It's a unique experience up here; it's not all donuts and hockey and snow, but we have a mutual experience. I think that just like in any country, there's a mutual love for each other and the place, and hockey's obviously a big part of it. We were hockey fans; we enjoyed it. We killed time with it. We watched it when we weren't playing gigs because we were mostly on the road.

We're lucky, when we were coming up and we happened to write Fifty Mission Cap and have Fireworks and a couple of hockey tunes. We just felt so honored that some teams would play us in their dressing room, or warmups and we got to live that sort of dream.

Watch: Youtube Video

You guys played your last show on August 20, 2016, to a sold out K-Rock Centre, but there were another 25,000 people watching the live feed of the performance around the corner at Springer Market Square and the CBC estimated that 11.7M people tuned in -- one-third of the country watched that show. Were you expecting that level of support?
PL:
It sort of snuck up on us. We were out there on the tour and it was obvious from the very first show that wasn't necessarily what people were expecting. [Downie] wasn't up there crying about it. It was just kind of like, okay, let's just do what we do and play hard and let's make this a rock show and have fun. And I think that surprised and comforted people as we went across the country. We knew it was going to be filmed, broadcast, but it wasn't really until that day…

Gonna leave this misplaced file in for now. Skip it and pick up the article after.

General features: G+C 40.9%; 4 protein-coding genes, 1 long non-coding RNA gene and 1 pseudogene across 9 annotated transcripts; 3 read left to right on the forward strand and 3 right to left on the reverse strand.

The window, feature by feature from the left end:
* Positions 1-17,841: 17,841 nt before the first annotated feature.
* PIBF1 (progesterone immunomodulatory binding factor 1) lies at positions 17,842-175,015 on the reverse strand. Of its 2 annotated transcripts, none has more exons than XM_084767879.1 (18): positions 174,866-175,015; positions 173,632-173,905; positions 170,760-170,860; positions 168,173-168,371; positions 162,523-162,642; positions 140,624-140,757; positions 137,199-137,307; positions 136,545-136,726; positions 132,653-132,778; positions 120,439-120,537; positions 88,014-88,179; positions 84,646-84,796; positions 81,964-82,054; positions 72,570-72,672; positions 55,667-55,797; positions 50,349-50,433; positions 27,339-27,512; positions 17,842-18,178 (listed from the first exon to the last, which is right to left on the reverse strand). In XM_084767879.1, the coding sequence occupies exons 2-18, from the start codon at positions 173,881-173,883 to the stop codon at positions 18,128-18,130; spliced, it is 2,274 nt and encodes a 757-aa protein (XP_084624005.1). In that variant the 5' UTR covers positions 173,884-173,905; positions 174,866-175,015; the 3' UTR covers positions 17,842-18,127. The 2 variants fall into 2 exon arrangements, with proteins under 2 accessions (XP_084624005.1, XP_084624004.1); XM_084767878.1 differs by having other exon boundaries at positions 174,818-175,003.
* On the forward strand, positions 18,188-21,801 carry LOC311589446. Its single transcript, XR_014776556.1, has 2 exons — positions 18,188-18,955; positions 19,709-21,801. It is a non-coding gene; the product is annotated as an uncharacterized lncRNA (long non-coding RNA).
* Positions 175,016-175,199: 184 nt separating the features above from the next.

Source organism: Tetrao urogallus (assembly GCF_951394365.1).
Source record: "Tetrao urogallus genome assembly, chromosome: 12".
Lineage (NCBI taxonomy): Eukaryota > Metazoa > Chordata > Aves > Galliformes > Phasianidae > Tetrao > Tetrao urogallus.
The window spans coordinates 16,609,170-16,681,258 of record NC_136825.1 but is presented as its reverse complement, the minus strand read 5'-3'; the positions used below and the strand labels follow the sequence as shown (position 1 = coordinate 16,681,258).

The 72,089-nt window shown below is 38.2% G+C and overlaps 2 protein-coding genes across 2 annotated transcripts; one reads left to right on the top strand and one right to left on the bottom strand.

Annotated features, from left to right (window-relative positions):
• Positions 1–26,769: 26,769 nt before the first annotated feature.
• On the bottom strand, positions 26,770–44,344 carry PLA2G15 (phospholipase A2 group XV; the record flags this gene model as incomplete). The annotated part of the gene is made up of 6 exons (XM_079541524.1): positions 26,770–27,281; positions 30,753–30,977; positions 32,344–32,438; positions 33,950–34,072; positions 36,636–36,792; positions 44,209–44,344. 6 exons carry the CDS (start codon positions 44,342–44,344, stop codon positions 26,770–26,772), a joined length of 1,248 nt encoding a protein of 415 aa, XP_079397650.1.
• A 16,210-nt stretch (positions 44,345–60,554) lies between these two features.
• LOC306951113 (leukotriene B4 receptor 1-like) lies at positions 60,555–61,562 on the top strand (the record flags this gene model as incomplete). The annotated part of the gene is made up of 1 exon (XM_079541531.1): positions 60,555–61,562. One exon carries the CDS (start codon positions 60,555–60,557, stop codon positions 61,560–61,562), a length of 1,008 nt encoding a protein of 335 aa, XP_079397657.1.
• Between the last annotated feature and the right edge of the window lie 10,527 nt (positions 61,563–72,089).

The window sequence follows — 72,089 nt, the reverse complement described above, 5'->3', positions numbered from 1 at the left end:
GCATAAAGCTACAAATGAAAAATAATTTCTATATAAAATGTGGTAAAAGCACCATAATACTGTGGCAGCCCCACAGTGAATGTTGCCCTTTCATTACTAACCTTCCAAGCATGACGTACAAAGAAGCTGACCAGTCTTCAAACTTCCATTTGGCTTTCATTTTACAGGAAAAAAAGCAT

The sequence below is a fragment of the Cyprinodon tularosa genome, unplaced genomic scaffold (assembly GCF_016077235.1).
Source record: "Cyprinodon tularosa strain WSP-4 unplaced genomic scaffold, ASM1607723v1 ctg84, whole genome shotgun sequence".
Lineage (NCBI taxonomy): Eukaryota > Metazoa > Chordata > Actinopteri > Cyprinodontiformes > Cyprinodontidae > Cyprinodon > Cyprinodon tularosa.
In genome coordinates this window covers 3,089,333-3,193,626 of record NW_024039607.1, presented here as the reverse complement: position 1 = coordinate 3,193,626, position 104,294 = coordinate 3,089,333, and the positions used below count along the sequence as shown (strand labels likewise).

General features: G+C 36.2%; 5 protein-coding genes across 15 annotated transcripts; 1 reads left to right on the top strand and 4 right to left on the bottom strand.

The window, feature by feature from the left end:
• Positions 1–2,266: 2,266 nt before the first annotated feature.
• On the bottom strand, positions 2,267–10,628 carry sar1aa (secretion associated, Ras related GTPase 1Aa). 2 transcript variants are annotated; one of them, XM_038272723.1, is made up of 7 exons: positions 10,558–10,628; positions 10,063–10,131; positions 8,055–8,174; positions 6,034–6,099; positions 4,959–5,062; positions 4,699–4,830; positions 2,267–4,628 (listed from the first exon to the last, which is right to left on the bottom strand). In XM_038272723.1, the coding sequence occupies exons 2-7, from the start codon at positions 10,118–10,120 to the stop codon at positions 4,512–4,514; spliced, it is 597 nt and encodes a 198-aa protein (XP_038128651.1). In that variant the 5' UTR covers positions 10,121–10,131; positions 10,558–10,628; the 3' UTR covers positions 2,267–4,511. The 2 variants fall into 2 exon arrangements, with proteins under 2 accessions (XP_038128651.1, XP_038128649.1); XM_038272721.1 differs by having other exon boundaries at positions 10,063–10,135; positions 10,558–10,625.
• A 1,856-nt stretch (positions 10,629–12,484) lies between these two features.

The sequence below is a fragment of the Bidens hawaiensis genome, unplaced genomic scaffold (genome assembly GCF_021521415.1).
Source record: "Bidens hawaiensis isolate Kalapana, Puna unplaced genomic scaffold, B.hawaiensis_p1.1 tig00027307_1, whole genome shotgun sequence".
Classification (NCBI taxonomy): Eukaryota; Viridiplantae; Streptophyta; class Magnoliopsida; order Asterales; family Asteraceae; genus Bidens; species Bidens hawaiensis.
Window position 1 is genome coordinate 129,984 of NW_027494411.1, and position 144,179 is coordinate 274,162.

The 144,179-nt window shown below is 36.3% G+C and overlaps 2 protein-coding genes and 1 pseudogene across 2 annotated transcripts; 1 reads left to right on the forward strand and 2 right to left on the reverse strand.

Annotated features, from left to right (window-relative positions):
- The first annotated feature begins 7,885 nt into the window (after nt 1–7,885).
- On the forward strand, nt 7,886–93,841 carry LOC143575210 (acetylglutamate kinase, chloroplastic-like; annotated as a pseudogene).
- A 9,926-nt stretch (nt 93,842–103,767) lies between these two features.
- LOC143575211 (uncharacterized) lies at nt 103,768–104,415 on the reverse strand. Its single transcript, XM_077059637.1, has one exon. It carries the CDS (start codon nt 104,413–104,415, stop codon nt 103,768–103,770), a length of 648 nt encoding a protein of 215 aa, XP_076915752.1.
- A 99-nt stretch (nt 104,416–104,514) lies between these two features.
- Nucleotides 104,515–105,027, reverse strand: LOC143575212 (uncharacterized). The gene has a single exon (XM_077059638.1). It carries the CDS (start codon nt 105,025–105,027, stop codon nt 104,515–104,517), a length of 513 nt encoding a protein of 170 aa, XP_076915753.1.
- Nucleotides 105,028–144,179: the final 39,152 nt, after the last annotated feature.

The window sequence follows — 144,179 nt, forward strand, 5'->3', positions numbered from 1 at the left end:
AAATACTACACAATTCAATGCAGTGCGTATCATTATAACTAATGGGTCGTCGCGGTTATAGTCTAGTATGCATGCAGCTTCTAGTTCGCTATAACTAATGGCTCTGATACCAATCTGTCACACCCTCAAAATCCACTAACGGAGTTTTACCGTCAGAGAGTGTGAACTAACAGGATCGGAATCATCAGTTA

Fortunately, we were able to forget about it when we got up there, and just play a regular show. We had just played 14 shows every other day, so we were nice and we knew the songs, and we felt good together. So we just played the show like we would any other show. Didn't notice the cameras, didn't notice anything. But afterwards, it was kind of like, hey, it was a pretty big deal. Like really? Like how? Like, a big deal. Oh, yeah. Like, a lot of people watched. Oh really? A lot of people watched? Yeah, Market Square in Kingston, it was packed. Really?

We're just very lucky, and I'm just very happy that Gord got to do it - he really wanted to do it - and that we were able to help him, but that we got to do it as well. With all the situation, it couldn't have gone any better.